One day she tried to nick a golf ball as someone practiced their swing in our field and took the full brunt of a seven iron to her head. The poor girl was in a lot of pain, but never snapped or snarled a bit, she just looked pityfully in pain. It was an awful moment. I still wince just thinking about it. A few days later after a check over and a few stitches at the vets, she was fine and back to her naughty self again. Thankfully!

    Ratty died a year after her mum aged only 11. She always had a small lump in her neck just behind the ear, we'd had it checked over by the vet numerous times. He always said it was just a lump and was nothing to worry about, but the moment her mum died Ratty's lump began to grow. The vet couldn't operate as it was attached to a main artery and we just had to watch it grow for a year. At the end she had a drain shunt put on it as it was so big, by now she was in a lot of discomfort and it was cancerous. The poor girl died in my arms at the vets, oh man, I cried!

    After Ratty died I vowed never to have another dog, I'd lost my beloved lady to old age a year before and now Ratty, it was all too much.

    She did however break more than just our hearts. Bob and I were talking about her and he told me emotionally how she came round to his each morning at about 8.30 and had a half bacon sandwich with him. I never knew that!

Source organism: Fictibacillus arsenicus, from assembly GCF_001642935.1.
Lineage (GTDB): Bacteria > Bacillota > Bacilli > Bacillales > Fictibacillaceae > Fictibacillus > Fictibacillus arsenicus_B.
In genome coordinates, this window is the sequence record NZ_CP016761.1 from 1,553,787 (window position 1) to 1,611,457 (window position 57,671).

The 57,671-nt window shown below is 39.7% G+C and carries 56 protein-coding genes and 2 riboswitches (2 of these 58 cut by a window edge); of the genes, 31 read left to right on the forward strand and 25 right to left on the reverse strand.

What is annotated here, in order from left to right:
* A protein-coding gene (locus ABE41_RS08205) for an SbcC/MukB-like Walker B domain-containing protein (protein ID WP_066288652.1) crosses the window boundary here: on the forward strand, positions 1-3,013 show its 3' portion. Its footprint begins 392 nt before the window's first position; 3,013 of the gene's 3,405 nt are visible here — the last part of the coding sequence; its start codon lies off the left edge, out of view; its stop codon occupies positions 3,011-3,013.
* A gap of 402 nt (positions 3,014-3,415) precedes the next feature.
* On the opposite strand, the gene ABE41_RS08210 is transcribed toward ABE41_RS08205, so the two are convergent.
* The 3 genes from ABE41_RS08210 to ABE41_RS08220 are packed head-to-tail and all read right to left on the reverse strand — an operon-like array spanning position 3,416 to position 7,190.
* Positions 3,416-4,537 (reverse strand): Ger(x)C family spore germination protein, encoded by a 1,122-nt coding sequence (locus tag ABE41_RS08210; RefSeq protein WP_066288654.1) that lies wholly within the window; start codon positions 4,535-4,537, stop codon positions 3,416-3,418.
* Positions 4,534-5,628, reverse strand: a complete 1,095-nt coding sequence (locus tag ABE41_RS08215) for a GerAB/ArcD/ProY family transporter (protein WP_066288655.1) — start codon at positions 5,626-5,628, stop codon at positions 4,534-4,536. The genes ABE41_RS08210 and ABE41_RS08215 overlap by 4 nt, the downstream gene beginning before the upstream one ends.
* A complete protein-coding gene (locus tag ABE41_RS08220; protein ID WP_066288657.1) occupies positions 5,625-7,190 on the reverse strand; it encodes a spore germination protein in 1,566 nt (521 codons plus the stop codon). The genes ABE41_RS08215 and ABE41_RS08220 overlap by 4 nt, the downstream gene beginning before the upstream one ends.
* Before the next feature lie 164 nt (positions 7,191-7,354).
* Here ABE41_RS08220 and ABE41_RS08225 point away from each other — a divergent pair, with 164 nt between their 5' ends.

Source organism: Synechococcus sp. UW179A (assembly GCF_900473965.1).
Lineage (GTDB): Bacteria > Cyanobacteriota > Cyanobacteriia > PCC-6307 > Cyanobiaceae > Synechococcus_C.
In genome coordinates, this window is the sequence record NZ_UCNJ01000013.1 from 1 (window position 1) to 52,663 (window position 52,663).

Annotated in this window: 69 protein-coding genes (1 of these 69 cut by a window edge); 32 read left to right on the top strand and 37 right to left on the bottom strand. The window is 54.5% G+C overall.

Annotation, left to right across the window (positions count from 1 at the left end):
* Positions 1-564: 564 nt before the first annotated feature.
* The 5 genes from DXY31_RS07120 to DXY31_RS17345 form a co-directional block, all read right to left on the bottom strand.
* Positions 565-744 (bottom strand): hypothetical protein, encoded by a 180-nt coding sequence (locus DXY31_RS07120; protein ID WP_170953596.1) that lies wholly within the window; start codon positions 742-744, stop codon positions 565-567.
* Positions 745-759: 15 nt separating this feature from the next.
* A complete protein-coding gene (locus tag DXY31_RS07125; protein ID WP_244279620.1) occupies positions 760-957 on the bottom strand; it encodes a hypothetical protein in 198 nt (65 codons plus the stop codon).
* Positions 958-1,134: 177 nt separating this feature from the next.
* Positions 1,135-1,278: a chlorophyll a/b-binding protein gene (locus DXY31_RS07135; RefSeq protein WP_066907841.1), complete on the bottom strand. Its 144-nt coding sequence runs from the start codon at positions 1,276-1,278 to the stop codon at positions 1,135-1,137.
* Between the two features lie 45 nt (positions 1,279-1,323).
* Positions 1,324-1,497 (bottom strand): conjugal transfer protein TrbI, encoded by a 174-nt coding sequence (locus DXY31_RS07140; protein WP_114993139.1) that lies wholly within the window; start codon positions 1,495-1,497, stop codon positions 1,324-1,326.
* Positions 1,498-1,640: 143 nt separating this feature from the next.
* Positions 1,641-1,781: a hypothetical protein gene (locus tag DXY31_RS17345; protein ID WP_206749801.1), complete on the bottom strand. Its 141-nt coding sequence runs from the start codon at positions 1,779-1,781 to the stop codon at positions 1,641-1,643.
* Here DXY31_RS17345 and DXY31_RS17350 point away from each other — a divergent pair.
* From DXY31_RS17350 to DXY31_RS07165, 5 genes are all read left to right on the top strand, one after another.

Equally, I never knew what Jason told me about her while reminiscing about her in the field one day. At about 9am Ratty would pop through his back door and have fresh cooked chicken that Jason ordered in especially for her. He was a real tough guy was Jason, but he said he was proper upset to hear she'd gone, Then there was a chap called Ken who she would stop by at his gate where he kept a bag of dog chews just for Ratty, who openly cried when he was told she'd gone, but she was only passing by his on her way to Andy the dog's house where she ate his dog's leftover food and slept for an hour on his living room rug before going up to Yorkshire old Franks to eat bread and dripping that he prepared every day for her, again old Frank cried when he came down to pass on his regards and tell us his tale of her daily visit.

    Finally she would come home looking contented and tired at about midday. She'd have a snack and spend the afternoon in her basket with her mum waiting for the kids to turn up for a play later.

    We buried her next to her mum in our garden under a star magnolia which we thought was fitting, as she was a star!

    My lasting memory of her though is of our cat pawing her dead body and meeowing loudly. the vet said it was best to let the cats see her and see she had passed away and suggested we lay her on the patio or somewhere before burying her. I'm not sure the cat got much benefit from it, he was very obviously extremely distraught. Poor him, poor us, poor Ratty, poor friends.